Subject: I have found a CD that I think you would enjoy
Genres: Alternative Rock, Special Interest, Pop, Rock
Best known for incurring the wrath of U2 with exactly the sort of sampling/cultural appropriation fun that Bono & Co. specialized in on the Zoo TV tour, the sonic pranksters in Negativland may well have topped themselves w... more »
Listen to Samples
Best known for incurring the wrath of U2 with exactly the sort of sampling/cultural appropriation fun that Bono & Co. specialized in on the Zoo TV tour, the sonic pranksters in Negativland may well have topped themselves with DisPepsi. The disc does exactly that, taking on the corporate cola giant with snippets of its advertising jingles from around the globe. In the process, the group makes some valid points about the way advertising intrudes on all of our lives, and about the insidious nature of the people who craft it. Check out "Humanitarian Effort"/"Voice Inside My Head" and you'll see exactly what I mean. Jim Derogatis
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Anything but typical
Ryan Hennessy | Albany, NY | 07/04/2001
(4 out of 5 stars)
"So if you've never heard of them, Negativland are sound collage artists, for the most part at least. They take sounds from commercials, movies, music, or anything they can get their hands on and manipulate them and blend them to make something new. There are lots of sound collage artists out there, but what seperates Negativland from the pack is that they've always been able to find the most unbelievable sounds and quotes, while their music sounds no more melodic than a train wreck, but still remains bitingly satirical.They've been at it for a few decades now, and some of their favorite targets include pop music, religion, and nuclear power. But this time they've chosen one target: Pepsi. An obvious choice? Probably. Can they squeeze and entire album out of Pepsi commercial samples? Yes. As I said, they have archives of sounds, and there's probably no one else out there with the resources to make this album. A lot of people argue that Dispepsi's concept is too limiting, but I disagree. The album's songs don't really repeat themselves surprisingly, and there seems to be a flow and a real storyline to the album. The album is dense and and full of jingles and celebrity endorsements, reflecting our world where its impossible to escape advertising.The best song on the album is the power pop song "Aluminum or Glass." Its very catchy and the lyrics are some of the best Negativland has ever written: "Would a man living in Los Angeles understand what a seagull is? / Would he know about the ants there in the grass?" Between all the verses, that weird-voiced Weatherman recites lines from guide to making commercials. "These Pepsi ads should not look too urban, too ethnic, too new wave or too anything!" The final song is an amazing attack on commodities. Here in America "we want soaps and cigarettes, cereals and soft drinks, cake mixes and candy, frozen pies and shaving cream, laxatives and beers, Kool-aid and clear toothpastes and margarines and fruit juices, Hallmark cards, the lotions, the pet foods, the shampoos and hair dyes, puddings, and headache remedies in their tins." The key word is that we "want" them, but we don't need them. We do not want to be ugly. We want money. Who are we? I mean, really? A hundred years ago, something like this would be unimaginable. Music was about people, and it was about feelings. The fact that an album about a soda company can be made today is as good a reflection of our times as all those silk-screened pictures of Marilyn Monroe. The idea is the epitome of pop art. The only problem is that almost everything on this album has been said before."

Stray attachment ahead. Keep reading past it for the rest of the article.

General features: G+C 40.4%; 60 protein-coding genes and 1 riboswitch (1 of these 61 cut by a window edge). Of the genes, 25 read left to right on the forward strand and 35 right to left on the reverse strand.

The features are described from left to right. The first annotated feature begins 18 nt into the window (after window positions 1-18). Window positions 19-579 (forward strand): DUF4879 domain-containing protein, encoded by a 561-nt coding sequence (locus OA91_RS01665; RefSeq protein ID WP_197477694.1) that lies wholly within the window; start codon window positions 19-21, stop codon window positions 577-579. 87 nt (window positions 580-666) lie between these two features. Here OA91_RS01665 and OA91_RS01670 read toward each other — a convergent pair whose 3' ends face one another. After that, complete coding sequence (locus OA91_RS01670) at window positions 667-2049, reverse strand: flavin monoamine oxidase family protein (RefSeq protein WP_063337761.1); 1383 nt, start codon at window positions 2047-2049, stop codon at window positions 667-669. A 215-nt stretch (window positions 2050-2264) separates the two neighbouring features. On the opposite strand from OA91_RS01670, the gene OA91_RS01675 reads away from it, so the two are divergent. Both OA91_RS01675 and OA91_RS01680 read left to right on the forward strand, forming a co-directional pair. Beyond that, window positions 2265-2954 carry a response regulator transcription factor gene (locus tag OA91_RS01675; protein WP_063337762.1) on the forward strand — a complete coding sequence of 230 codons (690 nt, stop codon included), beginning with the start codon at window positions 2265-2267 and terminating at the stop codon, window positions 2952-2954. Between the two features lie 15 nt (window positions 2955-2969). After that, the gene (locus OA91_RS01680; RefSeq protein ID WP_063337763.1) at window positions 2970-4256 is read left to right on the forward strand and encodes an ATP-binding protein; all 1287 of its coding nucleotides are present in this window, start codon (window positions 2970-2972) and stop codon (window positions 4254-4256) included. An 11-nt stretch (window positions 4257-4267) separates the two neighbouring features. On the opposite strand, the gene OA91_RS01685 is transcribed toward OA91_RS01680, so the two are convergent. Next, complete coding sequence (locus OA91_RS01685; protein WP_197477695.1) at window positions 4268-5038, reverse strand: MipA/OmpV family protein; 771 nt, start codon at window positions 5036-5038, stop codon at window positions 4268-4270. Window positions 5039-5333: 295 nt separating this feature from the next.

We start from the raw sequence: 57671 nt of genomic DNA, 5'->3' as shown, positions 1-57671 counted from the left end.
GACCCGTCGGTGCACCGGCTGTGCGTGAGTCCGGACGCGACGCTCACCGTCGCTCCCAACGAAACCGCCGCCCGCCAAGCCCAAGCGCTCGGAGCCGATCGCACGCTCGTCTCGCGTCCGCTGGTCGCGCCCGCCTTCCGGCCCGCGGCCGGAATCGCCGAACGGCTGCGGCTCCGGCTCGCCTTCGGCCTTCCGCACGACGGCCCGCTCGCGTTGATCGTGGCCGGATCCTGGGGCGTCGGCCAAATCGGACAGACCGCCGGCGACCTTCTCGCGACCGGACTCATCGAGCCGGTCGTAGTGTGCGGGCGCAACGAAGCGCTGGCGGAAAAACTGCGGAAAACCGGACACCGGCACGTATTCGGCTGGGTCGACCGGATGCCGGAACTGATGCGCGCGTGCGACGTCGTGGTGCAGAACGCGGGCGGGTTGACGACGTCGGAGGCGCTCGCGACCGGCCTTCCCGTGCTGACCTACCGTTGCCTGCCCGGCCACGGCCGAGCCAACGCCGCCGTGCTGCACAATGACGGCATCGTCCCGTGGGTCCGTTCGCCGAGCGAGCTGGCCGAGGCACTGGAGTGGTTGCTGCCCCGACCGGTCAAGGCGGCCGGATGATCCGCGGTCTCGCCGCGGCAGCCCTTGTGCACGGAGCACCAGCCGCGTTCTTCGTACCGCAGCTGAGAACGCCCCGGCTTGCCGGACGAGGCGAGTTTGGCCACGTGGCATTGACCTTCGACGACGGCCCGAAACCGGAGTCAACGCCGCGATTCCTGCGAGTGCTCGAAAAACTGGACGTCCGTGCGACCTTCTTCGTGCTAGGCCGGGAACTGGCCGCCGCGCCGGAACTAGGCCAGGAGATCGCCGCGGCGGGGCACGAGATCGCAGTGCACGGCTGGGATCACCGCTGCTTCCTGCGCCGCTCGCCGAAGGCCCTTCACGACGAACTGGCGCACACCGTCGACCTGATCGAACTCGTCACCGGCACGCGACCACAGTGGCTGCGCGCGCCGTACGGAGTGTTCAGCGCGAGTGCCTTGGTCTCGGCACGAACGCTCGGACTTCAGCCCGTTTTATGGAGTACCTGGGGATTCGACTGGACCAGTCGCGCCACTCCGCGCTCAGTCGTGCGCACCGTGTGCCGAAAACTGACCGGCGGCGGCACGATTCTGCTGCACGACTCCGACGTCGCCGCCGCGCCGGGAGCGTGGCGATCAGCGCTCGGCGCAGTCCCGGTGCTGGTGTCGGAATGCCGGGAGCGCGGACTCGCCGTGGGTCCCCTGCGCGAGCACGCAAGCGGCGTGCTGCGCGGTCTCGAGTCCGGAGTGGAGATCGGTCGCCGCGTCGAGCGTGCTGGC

What you REALLY need to know about DisPepsi
GraceNoteX | Houston, TX United States | 07/16/2001
(5 out of 5 stars)
"Rather than actually review DisPepsi, I'm going to make these observations:1.) This CD qualifies as art. It says more than the mere sum of its words and music. 2.) Yes this a sound collage work. But unlike most (even great) sound collage albums, this one is totally musically satisfying and stands up to repeat listenings. I'm willing to wager that by the third listening, you'll find yourself singing along to "Aluminum or Glass: the Memo." 3.) The CD is often very funny, and quite profound. But there is so much more to this CD than humor or the overt message, that long after the joke is too familiar, it will still be listenable. 4.) This is often a surprisingly emotional CD. 5.) If this were the ONLY great CD in Negativeland's catalog, it would be strong enough to earn them a place as one of the greatest US underground bands of the 20th century. 6.) What you really need to know, is that you really need to hear this CD, and that it will be worth keeping after that first listening."
Culture jamming at its finest
Scott Richardson | Chicago, IL USA | 01/19/2004
(5 out of 5 stars)
"Is this the ultimate in culture jamming? Poignant, intelligent, funny, bitingly satirical, and foot-tappingly catchy, DisPepsi assaults the listener with snippets of advertisements, advertising training materials, and other materials to show us what ad execs _really_ think about us (I'll give you a hint: we, the consumers, are an army of brainless sponges).Simply brilliant.I feel like I've just been shot point-blank in the stamper. I think I need a Pepsi."